The Battle of Leyte Gulf was a violent affair, with 15,000 casualties. It was a disaster for the Japanese, who suffered the loss of 26 ships. This included the battleship Musashi as well as the last of the carriers who had attacked Pearl Harbor in 1941. This battle was the first time the Japanese sent out organized kamikaze attacks, a plane deliberately crashing into the American carrier St. Lo, resulting in her sinking. But as for the Japanese Navy, it was finished, it never sailed forth in any strength again.
Now Nimitz could return his attention to his own campaign, but not before receiving a singular honor. In December 1944, Congress created the new Navy rank of Fleet Admiral, a five star admiral rank, for the first time in history. Chester Nimitz was one of four admirals to be promoted to Fleet Admiral, thus making him one of the highest ranking officers in not only the history of the Navy, but in US military history.
In February 1945, the Marines invaded the volcanic island of Iwo Jima, one of the last stepping stones to Japan. In the five weeks it took to secure the island, the Americans suffered 26,000 casualties; the Japanese, 18,000. The closer the Allies got to the Japanese home islands, the fiercer the Japanese fought. They were fanatical in their devotion to duty, preferring to die than be taken prisoner, fighting to the death and taking many American lives in the process.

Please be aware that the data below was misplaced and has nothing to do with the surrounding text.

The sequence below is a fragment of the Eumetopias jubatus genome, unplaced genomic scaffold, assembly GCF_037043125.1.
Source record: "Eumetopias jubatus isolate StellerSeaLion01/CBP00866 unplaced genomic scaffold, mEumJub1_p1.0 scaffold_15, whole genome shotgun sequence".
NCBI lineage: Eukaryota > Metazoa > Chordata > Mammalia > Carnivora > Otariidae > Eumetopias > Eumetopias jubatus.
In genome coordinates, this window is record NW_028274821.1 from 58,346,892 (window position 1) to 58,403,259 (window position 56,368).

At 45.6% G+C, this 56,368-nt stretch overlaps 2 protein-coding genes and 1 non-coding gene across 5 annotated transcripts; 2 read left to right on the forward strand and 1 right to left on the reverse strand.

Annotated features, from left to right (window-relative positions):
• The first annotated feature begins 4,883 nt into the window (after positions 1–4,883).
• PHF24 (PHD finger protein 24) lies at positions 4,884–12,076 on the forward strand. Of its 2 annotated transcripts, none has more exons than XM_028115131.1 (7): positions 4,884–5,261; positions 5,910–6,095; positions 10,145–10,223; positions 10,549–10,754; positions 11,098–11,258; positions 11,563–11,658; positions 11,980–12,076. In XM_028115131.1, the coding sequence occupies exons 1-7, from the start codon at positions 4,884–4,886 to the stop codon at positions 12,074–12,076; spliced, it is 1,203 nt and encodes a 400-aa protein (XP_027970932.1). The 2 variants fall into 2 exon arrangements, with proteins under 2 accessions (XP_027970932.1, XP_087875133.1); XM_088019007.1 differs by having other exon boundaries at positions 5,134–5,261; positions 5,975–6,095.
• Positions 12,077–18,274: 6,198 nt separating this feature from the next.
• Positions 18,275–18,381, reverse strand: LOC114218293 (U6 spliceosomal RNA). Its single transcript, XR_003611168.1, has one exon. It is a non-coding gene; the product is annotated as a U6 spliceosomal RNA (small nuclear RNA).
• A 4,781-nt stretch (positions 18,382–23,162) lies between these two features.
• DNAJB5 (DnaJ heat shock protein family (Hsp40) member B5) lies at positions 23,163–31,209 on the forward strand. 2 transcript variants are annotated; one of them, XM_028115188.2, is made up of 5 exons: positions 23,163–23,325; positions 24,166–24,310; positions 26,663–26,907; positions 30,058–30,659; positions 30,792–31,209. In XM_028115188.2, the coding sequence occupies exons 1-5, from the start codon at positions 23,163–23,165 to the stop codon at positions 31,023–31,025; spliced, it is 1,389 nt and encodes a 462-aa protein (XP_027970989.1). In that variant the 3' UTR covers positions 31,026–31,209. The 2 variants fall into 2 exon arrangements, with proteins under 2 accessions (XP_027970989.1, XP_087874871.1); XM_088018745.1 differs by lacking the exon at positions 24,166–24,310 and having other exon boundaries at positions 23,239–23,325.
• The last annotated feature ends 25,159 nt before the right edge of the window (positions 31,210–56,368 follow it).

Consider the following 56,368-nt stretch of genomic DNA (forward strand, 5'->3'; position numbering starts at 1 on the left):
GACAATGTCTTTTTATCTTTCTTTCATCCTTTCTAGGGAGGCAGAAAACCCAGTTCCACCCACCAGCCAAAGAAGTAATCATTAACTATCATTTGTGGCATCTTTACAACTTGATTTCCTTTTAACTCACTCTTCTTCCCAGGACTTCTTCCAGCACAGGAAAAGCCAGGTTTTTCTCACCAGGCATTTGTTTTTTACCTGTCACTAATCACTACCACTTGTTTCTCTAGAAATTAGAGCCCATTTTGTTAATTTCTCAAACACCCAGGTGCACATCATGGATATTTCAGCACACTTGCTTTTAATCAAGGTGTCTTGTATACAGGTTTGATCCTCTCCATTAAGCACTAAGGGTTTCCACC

End of the War
No other battle in the Pacific War demonstrated this fanaticism better than the Battle of Okinawa. Okinawa was the planned major staging area for the planned invasion of the Japanese Home Islands. Unlike most of the islands contested so far, Okinawa had a large civilian population and one of the largest Japanese garrisons anywhere outside of the Home Islands.
Nimitz was worried about heavy casualties, but nobody predicted the vast scale of the destruction. It took 10 weeks from April to June 1945 for the Allies to take Okinawa, but at a fearful cost: 160,000 casualties, 75,000 of them American. It’s also estimated a further 150,000 Okinawan civilians were either killed or committed suicide, convinced by government propaganda that the Americans were monsters who would eat their children.
Nimitz and other Allied planners were faced with the grim reality that this was only a taste of what they could expect when they launched Operation Downfall, the planned invasion of Japan itself. They knew that despite being bombed regularly by the new B-29 heavy bomber, destroying Japanese infrastructure and war material, Japan had no intention of giving up. They were training a civilian militia that was 28 million strong, in some cases armed only with spears, with the intention of having every last man, woman, and child in Japan fight to the death to resist the invaders.